NEW DELHI: Long queues formed outside banks in India on Thursday (Nov 10) as they reopened for the first time since the government's shock decision to withdraw the two largest denomination notes from circulation.
Some banks in the capital New Delhi had received the new 2,000 rupee (US$30) bill and a number of ATMs were working again, two days after Prime Minister Narendra Modi announced the 500 and 1,000 rupee notes would no longer be legal tender in a blitz against tax evasion and corruption.
Modi's Tuesday evening bombshell prompted a late night rush on cash machines as customers withdrew smaller notes from ATMs before they closed at midnight in preparation for the turnaround, but millions were left stranded without cash.
(AFP Photo/Dibyangshu Sarkar)
"I have only come here to check if I can change my old notes for a new currency even if I don't have an account with the bank," RP Singh, a newspaper vendor, told AFP outside a bank in New Delhi.
"The real worry is how we will get essential daily supplies in the next few days as most people are short of those smaller denomination or new currency notes," he added.
The government said customers would be able to exchange their old bills for new notes or deposit them in their accounts from Thursday. They would face major scrutiny by tax authorities if they could not account for a sudden swell in their balance.
However, it was unclear how many banks across the country - particularly in rural areas - had received the new 2,000 note. Newly designed 500 and 1,000 rupee bills will be rolled out at a later date.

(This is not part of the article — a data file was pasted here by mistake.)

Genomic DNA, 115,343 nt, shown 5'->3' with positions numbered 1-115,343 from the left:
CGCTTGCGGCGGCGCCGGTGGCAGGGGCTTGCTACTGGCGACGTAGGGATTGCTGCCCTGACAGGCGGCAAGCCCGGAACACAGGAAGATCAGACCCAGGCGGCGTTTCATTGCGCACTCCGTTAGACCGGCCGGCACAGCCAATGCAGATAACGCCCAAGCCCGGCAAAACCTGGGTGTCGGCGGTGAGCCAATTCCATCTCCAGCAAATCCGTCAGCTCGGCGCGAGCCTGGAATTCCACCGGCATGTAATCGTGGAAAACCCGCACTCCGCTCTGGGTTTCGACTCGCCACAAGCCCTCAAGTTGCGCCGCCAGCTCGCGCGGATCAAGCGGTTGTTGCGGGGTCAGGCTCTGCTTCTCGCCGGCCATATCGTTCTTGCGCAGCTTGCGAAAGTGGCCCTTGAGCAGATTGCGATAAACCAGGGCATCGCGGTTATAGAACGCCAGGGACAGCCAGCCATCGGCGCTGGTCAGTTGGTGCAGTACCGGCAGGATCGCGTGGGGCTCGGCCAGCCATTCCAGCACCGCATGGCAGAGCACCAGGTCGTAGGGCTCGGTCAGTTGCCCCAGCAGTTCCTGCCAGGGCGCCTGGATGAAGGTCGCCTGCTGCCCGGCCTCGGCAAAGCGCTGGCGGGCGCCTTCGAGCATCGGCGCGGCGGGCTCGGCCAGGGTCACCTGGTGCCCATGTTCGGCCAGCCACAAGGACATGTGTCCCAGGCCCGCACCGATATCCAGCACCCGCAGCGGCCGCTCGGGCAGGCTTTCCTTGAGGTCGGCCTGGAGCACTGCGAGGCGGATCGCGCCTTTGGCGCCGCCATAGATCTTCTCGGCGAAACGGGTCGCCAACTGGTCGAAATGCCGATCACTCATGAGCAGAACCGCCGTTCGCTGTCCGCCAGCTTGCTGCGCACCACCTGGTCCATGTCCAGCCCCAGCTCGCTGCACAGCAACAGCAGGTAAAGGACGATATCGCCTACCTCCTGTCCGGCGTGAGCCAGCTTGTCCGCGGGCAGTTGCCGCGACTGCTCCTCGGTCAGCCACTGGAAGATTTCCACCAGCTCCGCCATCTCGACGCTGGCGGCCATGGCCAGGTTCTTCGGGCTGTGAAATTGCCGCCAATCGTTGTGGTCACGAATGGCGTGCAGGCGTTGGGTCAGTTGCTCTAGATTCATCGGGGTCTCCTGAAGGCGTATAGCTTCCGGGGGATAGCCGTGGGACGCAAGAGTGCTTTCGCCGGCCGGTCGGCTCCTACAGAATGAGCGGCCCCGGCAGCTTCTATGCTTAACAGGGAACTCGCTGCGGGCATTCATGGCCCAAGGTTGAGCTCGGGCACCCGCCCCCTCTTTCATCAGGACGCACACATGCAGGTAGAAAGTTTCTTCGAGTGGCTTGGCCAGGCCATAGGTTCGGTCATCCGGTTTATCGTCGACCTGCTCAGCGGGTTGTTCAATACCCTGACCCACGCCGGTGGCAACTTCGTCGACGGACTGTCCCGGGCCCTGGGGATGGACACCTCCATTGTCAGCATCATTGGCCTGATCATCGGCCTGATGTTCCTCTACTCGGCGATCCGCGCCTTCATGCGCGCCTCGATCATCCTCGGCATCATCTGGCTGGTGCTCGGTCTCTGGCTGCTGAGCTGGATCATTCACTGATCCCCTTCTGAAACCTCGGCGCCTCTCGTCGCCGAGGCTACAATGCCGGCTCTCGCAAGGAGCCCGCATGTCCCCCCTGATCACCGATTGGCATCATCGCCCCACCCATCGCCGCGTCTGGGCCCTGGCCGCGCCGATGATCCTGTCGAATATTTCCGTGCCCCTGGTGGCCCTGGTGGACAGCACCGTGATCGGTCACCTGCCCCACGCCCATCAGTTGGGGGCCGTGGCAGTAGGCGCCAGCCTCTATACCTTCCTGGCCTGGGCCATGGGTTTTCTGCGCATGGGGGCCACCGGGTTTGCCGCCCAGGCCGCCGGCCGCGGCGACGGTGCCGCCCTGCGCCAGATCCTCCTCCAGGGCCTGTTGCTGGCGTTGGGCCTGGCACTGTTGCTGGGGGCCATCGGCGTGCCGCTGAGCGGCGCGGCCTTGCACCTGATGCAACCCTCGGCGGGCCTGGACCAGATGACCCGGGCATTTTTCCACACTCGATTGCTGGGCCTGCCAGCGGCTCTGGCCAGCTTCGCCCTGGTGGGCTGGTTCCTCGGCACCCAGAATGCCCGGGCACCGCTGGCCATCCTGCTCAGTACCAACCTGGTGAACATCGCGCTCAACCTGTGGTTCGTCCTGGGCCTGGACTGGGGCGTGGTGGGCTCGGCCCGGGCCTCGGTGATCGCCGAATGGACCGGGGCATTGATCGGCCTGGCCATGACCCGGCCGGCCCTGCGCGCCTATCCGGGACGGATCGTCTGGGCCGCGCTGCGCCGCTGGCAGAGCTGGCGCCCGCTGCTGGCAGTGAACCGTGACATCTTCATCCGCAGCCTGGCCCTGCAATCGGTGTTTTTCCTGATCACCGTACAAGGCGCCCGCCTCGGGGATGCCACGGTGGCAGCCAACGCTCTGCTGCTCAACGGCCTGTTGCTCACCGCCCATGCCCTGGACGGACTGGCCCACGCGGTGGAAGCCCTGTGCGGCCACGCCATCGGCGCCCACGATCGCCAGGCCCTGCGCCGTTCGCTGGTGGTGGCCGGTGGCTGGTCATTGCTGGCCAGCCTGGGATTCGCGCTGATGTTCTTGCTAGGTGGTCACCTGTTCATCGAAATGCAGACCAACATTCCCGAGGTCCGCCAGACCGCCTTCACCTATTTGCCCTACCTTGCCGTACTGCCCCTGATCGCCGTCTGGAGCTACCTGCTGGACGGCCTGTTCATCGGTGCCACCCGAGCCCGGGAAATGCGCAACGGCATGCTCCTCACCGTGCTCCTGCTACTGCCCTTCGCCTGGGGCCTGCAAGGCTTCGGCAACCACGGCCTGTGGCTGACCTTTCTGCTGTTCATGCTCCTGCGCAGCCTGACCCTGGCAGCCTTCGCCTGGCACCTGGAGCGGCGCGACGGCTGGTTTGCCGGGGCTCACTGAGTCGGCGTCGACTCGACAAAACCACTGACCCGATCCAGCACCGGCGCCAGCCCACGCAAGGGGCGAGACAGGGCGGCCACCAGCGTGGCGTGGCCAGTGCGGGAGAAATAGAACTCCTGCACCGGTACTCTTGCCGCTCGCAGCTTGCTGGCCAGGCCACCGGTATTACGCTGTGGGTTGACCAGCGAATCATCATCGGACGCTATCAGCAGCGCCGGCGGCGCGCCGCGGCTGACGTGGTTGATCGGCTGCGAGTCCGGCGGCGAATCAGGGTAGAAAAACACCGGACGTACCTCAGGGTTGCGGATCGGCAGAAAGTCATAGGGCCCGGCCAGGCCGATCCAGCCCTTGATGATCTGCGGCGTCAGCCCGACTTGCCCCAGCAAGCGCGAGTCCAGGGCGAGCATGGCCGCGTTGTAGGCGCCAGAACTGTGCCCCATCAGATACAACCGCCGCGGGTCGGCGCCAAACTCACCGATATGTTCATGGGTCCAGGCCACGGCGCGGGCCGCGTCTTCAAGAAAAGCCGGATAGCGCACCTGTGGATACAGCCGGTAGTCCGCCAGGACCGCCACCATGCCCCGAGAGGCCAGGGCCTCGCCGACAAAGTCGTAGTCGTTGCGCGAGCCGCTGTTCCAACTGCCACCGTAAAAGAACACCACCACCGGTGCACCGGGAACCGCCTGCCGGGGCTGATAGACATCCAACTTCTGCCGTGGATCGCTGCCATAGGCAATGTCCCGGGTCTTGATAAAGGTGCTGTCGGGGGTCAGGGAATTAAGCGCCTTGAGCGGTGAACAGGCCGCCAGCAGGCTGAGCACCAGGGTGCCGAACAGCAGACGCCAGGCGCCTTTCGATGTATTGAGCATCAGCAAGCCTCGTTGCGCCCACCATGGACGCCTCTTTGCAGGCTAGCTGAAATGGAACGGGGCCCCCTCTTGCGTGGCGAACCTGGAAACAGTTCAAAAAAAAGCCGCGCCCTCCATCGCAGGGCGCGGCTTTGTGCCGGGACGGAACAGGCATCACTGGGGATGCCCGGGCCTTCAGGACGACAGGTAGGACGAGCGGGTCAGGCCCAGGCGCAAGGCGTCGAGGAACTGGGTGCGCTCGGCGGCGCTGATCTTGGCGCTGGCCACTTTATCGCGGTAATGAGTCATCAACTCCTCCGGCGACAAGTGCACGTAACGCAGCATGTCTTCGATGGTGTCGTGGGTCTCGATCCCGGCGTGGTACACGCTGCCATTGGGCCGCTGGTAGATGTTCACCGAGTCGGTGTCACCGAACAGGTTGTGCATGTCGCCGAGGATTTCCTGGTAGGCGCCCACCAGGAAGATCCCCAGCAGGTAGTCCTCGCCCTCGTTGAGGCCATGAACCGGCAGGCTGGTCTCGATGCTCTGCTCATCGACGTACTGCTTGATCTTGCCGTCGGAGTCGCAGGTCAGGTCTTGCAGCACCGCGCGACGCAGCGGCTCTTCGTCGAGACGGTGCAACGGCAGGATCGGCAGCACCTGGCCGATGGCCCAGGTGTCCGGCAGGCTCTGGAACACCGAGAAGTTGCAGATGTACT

"The country has around 125,000 bank branches and an extensive network of post offices in rural areas, which should be enough. Let the exchange process begin and we will see if more is required," India's Finance Minister Arun Jaitley said Thursday.
At a Yes Bank branch in New Delhi a queue of around 20 people formed early, many waiting from before the lender opened.
"It is certainly a huge rush very early in the morning and for obvious reasons. Everyone wants to make deposits and withdraw smaller currency notes to get by," a bank worker told AFP.
Local media reports showed much longer queues in smaller cities, with some people complaining that banks and post offices, where old notes can also be exchanged, had not opened on time.
"We don't know what they are doing, why they haven't yet opened the bank? We have already been waiting for over two hours just to exchange our currency notes," a customer outside a bank in Modinagar in the northern state of Uttar Pradesh told ABP news channel.
The shock announcement has also affected tourists.
"I had to return from the camel fair in Pushkar, Rajasthan, because I didn't have enough smaller currency notes and it is difficult to use credit cards there," Argentine traveller Contantz told AFP.
The government has said that only tax dodgers will lose out from the move, the latest in a series of anti-corruption measures introduced by Modi.
Analysts largely welcomed the decision, saying that while consumer spending will likely dip in the short term as the new notes slowly make their way into circulation, in the long run the move will boost GDP.